Who owns the technology that now is intrinsic to our daily lives? Chances are, it is not you. While users may own the physical devices, the technology that drives them, the intellectual property that they rely on, and their operating systems — surprise — likely are owned and controlled by their creators, not their buyers-users. That has really raised the hackles of video gamers of late. And while aspects of their immediate battles with manufacturers might fall within the portfolios of those specializing in Entertainment Law, technology’s advance and the rise of the rampantly web-interconnected world — the Internet of Things — may be blurring and broadening the legal issues involved.    Dying Light take-down Gamers may buy and own a cartridge or hold a specific license to access an entertainment but they do not capture ownership of critical underlying intellectual property. This has gotten to be a gnarly issue because frequent modifications or mods of key codes to play the games are becoming the norm. Who owns the mods? If gamers engage in do it yourself or DIY mods, do they infringe on makers’ copyrights? The issue broke out online recently when fans of the Dying Light game received Digital Millennium Copyright Act take-down notices for mod files they had shared via the Internet. Those disputed files had created no piracy concerns; they just modified game visuals. The...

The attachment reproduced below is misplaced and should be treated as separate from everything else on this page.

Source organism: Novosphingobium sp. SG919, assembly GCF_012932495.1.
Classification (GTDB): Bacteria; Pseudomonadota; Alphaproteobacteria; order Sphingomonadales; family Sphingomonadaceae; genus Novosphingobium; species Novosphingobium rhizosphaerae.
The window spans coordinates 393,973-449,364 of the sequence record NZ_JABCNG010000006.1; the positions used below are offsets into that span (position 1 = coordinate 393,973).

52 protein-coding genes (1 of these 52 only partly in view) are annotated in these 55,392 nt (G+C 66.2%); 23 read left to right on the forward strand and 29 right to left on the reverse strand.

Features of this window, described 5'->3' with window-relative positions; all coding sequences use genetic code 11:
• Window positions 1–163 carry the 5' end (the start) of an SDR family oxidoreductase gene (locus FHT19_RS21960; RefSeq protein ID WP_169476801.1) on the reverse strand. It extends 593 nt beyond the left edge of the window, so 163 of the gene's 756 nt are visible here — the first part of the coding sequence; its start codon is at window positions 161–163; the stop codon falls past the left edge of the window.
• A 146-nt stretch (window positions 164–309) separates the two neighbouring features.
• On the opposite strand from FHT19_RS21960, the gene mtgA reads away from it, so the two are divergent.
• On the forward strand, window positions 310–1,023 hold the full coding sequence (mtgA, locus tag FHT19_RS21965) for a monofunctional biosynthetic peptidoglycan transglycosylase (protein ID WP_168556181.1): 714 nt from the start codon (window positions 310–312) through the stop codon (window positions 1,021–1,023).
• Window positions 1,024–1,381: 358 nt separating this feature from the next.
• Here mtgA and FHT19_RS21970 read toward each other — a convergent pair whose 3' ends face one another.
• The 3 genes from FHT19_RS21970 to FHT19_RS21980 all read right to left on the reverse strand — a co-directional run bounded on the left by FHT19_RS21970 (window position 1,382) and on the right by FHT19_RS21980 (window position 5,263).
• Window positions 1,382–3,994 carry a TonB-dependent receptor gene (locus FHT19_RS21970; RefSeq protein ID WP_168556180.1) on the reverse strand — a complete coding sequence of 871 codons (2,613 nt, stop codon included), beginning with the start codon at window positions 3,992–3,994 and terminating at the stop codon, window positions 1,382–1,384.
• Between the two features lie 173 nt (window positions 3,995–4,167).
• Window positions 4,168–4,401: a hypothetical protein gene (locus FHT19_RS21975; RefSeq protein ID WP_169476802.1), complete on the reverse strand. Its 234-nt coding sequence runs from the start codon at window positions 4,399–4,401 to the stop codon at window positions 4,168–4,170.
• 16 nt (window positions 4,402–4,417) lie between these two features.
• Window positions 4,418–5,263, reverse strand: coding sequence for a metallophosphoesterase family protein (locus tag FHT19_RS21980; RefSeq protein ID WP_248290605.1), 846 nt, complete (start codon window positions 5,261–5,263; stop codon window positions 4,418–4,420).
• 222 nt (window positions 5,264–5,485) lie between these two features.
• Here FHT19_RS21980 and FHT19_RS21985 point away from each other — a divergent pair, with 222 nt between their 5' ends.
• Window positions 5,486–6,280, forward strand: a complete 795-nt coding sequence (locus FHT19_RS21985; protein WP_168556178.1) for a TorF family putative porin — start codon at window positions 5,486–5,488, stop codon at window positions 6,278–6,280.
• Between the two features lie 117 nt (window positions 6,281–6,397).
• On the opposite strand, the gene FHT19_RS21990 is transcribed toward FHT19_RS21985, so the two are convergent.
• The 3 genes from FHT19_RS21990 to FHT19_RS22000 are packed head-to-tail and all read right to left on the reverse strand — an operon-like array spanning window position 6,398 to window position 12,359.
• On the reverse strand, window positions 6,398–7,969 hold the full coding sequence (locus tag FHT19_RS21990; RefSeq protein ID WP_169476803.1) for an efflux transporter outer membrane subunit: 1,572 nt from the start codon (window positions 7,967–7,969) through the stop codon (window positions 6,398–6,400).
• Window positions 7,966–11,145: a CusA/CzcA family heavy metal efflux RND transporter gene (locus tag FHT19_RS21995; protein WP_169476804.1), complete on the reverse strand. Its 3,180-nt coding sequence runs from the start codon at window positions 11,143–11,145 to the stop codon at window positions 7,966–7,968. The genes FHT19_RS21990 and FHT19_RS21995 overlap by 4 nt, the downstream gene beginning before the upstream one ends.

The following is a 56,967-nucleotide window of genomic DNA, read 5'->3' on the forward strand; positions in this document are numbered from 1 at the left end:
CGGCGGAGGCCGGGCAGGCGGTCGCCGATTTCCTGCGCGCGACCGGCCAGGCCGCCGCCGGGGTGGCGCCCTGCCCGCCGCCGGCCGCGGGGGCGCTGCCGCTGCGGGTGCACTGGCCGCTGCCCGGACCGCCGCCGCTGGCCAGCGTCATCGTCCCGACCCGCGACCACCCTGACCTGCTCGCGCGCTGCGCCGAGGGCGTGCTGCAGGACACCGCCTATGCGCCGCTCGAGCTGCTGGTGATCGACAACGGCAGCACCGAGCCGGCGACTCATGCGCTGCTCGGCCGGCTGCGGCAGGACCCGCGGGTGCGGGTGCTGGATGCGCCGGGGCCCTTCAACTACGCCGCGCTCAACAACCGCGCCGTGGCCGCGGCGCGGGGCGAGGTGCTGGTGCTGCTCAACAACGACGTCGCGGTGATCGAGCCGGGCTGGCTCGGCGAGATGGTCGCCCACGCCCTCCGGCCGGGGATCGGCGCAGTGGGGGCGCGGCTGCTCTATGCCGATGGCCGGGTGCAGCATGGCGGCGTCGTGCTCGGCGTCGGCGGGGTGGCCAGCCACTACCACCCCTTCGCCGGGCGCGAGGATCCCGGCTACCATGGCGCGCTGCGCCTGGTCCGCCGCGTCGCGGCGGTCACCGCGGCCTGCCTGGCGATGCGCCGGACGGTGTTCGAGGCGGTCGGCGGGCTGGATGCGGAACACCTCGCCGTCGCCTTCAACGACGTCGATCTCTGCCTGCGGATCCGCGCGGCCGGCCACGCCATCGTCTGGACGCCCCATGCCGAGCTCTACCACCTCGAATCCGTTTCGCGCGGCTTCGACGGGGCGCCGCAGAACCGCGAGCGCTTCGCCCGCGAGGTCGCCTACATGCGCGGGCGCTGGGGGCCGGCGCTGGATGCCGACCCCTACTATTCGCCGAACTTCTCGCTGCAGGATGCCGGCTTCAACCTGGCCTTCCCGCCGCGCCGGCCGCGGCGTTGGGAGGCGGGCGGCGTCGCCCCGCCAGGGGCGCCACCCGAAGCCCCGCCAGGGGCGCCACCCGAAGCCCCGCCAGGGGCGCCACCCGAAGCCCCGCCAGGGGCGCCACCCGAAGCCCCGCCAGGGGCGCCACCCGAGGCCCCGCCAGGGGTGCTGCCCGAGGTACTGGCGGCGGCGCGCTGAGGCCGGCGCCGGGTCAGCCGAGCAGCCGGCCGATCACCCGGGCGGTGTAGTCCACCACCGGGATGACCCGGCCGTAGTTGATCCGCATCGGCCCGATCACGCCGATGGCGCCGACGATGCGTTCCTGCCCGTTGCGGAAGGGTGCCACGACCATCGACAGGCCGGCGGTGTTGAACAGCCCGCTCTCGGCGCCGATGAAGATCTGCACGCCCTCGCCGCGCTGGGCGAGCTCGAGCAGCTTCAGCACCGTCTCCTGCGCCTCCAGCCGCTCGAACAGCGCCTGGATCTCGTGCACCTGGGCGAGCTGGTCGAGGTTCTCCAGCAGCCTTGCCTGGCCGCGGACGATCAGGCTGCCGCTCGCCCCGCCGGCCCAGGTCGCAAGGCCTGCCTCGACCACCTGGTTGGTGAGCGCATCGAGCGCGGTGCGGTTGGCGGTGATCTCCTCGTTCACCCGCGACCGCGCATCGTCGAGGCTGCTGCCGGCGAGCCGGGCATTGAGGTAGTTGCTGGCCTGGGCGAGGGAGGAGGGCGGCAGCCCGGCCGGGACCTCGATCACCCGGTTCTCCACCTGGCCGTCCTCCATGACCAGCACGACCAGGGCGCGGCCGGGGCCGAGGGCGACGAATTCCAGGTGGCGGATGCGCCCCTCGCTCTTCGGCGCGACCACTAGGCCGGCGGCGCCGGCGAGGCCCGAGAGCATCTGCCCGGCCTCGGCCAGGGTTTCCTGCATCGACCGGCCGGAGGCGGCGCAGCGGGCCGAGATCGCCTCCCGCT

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The Biederman Blog is now ranked NUMBER ONE on Feedspot's Top 20 Entertainment Law blogs (May 2018). It is very exciting to top this list. We are extra proud of number six - Entertainment Law Offices of Gordon P. Firemark. Mr. Firemark graduated from Southwestern in 1992, and is a top entertainment blogger and webinar presenter in addition to being a world class entertainment attorney!